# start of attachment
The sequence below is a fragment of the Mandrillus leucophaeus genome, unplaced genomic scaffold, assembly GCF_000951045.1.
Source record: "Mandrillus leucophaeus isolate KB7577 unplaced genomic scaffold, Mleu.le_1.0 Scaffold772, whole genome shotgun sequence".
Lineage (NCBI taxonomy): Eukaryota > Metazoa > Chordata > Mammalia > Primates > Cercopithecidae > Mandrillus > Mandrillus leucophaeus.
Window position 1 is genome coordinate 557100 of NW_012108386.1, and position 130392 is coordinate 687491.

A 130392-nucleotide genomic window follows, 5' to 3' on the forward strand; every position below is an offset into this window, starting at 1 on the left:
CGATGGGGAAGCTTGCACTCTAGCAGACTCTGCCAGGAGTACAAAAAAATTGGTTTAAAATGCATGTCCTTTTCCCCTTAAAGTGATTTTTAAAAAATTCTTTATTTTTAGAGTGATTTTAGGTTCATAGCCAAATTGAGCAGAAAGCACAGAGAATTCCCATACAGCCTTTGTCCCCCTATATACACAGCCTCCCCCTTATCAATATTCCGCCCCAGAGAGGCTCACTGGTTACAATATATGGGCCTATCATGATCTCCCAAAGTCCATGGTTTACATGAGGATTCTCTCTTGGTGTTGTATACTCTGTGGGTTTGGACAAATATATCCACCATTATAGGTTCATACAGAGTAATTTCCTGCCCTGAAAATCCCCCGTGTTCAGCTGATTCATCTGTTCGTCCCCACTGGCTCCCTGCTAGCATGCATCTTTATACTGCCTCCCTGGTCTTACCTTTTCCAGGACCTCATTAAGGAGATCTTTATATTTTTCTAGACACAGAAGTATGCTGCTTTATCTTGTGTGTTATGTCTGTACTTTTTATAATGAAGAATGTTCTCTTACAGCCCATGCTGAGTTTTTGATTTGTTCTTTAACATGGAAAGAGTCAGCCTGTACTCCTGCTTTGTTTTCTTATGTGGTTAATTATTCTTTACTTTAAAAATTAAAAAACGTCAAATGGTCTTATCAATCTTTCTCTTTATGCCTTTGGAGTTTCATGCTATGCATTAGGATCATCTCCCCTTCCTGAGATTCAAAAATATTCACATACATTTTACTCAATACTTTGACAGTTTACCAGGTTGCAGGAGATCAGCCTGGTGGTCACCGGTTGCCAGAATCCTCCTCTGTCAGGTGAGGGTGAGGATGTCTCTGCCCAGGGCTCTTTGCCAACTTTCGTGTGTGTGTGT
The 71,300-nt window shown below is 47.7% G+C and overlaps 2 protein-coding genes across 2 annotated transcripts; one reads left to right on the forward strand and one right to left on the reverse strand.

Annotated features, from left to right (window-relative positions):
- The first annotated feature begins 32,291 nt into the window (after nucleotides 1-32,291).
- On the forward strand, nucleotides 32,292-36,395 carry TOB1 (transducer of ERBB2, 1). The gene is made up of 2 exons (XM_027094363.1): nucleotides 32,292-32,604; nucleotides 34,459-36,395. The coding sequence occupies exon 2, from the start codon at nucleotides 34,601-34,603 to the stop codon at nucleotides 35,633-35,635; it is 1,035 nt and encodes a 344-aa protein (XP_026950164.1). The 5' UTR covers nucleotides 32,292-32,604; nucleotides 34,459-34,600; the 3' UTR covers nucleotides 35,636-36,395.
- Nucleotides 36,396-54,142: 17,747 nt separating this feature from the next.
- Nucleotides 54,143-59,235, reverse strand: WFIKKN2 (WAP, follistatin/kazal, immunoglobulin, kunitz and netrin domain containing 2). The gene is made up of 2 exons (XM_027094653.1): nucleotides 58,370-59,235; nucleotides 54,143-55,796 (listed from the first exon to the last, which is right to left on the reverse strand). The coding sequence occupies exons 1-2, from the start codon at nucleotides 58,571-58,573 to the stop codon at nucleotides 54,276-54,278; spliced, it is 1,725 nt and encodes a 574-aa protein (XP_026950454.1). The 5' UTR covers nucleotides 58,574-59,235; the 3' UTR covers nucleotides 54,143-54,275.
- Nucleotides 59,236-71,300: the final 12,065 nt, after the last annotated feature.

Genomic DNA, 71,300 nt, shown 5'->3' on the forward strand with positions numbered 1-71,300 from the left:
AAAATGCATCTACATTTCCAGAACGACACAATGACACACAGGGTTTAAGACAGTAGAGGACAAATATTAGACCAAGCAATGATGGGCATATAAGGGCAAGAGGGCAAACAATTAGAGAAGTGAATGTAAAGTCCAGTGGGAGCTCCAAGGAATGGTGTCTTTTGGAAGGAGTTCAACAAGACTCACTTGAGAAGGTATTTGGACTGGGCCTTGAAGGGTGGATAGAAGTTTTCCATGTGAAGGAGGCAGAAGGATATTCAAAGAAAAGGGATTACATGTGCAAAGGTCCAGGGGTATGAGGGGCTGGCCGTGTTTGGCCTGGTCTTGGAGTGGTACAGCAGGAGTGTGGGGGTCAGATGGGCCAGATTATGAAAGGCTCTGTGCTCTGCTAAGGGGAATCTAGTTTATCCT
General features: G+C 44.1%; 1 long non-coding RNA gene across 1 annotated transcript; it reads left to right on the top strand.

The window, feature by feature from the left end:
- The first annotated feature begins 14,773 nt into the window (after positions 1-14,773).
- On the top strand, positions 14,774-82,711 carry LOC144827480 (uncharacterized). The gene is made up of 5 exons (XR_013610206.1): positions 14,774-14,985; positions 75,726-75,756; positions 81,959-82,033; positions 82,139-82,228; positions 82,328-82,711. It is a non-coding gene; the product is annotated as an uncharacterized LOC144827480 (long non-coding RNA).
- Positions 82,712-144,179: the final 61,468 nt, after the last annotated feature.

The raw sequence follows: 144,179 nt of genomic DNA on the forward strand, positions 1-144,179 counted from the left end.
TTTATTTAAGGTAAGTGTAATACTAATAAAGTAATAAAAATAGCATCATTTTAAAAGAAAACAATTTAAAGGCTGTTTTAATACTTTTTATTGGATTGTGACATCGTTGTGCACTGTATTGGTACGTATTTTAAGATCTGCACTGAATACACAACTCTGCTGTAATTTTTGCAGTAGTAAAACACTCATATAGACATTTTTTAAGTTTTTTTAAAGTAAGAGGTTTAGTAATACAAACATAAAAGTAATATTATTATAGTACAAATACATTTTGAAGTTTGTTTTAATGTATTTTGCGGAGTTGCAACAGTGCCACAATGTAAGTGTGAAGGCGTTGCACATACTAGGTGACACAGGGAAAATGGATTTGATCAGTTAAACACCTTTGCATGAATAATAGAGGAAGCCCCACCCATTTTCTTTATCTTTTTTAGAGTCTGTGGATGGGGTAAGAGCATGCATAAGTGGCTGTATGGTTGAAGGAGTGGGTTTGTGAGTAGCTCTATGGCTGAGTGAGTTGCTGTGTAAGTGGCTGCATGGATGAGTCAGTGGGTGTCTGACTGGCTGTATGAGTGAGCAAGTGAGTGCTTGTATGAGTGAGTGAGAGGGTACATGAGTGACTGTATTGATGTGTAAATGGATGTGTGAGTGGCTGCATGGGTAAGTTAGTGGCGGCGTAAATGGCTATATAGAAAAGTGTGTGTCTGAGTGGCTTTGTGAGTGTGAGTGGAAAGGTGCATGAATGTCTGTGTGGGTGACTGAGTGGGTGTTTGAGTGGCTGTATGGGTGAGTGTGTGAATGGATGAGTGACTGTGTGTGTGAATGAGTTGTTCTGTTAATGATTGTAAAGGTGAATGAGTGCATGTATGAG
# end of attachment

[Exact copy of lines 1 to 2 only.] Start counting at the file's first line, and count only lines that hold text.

The sequence below is a fragment of the Mandrillus leucophaeus genome, unplaced genomic scaffold, assembly GCF_000951045.1.
Source record: "Mandrillus leucophaeus isolate KB7577 unplaced genomic scaffold, Mleu.le_1.0 Scaffold772, whole genome shotgun sequence".